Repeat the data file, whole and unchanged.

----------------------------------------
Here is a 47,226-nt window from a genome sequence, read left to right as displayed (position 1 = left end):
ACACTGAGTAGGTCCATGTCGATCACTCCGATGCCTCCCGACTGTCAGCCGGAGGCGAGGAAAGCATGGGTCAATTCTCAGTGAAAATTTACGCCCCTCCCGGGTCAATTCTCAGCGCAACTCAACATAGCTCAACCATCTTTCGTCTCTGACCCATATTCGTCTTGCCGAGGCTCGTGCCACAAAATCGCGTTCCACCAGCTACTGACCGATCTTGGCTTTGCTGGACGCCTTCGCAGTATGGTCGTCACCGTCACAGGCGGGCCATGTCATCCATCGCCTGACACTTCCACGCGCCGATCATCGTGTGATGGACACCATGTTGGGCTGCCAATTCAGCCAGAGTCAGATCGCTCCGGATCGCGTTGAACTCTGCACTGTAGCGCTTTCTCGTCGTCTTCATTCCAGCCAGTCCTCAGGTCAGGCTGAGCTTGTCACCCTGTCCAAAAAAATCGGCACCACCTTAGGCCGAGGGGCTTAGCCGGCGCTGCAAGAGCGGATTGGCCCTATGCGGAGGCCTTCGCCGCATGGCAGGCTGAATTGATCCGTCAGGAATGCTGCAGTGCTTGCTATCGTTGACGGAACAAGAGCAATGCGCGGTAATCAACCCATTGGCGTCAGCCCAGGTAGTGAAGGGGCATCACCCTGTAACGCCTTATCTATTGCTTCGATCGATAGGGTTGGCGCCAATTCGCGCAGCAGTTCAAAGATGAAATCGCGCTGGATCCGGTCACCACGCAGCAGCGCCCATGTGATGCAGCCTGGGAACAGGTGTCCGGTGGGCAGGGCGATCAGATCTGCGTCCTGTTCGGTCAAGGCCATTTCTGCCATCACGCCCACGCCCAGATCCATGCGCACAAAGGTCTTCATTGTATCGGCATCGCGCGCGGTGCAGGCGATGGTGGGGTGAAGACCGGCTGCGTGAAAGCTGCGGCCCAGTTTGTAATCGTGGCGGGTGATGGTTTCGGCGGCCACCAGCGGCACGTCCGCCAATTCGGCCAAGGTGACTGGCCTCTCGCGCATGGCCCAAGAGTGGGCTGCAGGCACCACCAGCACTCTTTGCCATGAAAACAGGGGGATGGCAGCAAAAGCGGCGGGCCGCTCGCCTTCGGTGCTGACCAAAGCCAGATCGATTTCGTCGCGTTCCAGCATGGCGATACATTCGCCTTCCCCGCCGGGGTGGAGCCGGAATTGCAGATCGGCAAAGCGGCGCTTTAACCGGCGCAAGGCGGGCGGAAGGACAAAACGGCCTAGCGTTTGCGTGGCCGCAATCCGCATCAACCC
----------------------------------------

Here is a 47,226-nt window from a genome sequence, read left to right as displayed (position 1 = left end):
ACACTGAGTAGGTCCATGTCGATCACTCCGATGCCTCCCGACTGTCAGCCGGAGGCGAGGAAAGCATGGGTCAATTCTCAGTGAAAATTTACGCCCCTCCCGGGTCAATTCTCAGCGCAACTCAACATAGCTCAACCATCTTTCGTCTCTGACCCATATTCGTCTTGCCGAGGCTCGTGCCACAAAATCGCGTTCCACCAGCTACTGACCGATCTTGGCTTTGCTGGACGCCTTCGCAGTATGGTCGTCACCGTCACAGGCGGGCCATGTCATCCATCGCCTGACACTTCCACGCGCCGATCATCGTGTGATGGACACCATGTTGGGCTGCCAATTCAGCCAGAGTCAGATCGCTCCGGATCGCGTTGAACTCTGCACTGTAGCGCTTTCTCGTCGTCTTCATTCCAGCCAGTCCTCAGGTCAGGCTGAGCTTGTCACCCTGTCCAAAAAAATCGGCACCACCTTAGGCCGAGGGGCTTAGCCGGCGCTGCAAGAGCGGATTGGCCCTATGCGGAGGCCTTCGCCGCATGGCAGGCTGAATTGATCCGTCAGGAATGCTGCAGTGCTTGCTATCGTTGACGGAACAAGAGCAATGCGCGGTAATCAACCCATTGGCGTCAGCCCAGGTAGTGAAGGGGCATCACCCTGTAACGCCTTATCTATTGCTTCGATCGATAGGGTTGGCGCCAATTCGCGCAGCAGTTCAAAGATGAAATCGCGCTGGATCCGGTCACCACGCAGCAGCGCCCATGTGATGCAGCCTGGGAACAGGTGTCCGGTGGGCAGGGCGATCAGATCTGCGTCCTGTTCGGTCAAGGCCATTTCTGCCATCACGCCCACGCCCAGATCCATGCGCACAAAGGTCTTCATTGTATCGGCATCGCGCGCGGTGCAGGCGATGGTGGGGTGAAGACCGGCTGCGTGAAAGCTGCGGCCCAGTTTGTAATCGTGGCGGGTGATGGTTTCGGCGGCCACCAGCGGCACGTCCGCCAATTCGGCCAAGGTGACTGGCCTCTCGCGCATGGCCCAAGAGTGGGCTGCAGGCACCACCAGCACTCTTTGCCATGAAAACAGGGGGATGGCAGCAAAAGCGGCGGGCCGCTCGCCTTCGGTGCTGACCAAAGCCAGATCGATTTCGTCGCGTTCCAGCATGGCGATACATTCGCCTTCCCCGCCGGGGTGGAGCCGGAATTGCAGATCGGCAAAGCGGCGCTTTAACCGGCGCAAGGCGGGCGGAAGGACAAAACGGCCTAGCGTTTGCGTGGCCGCAATCCGCATCAACCC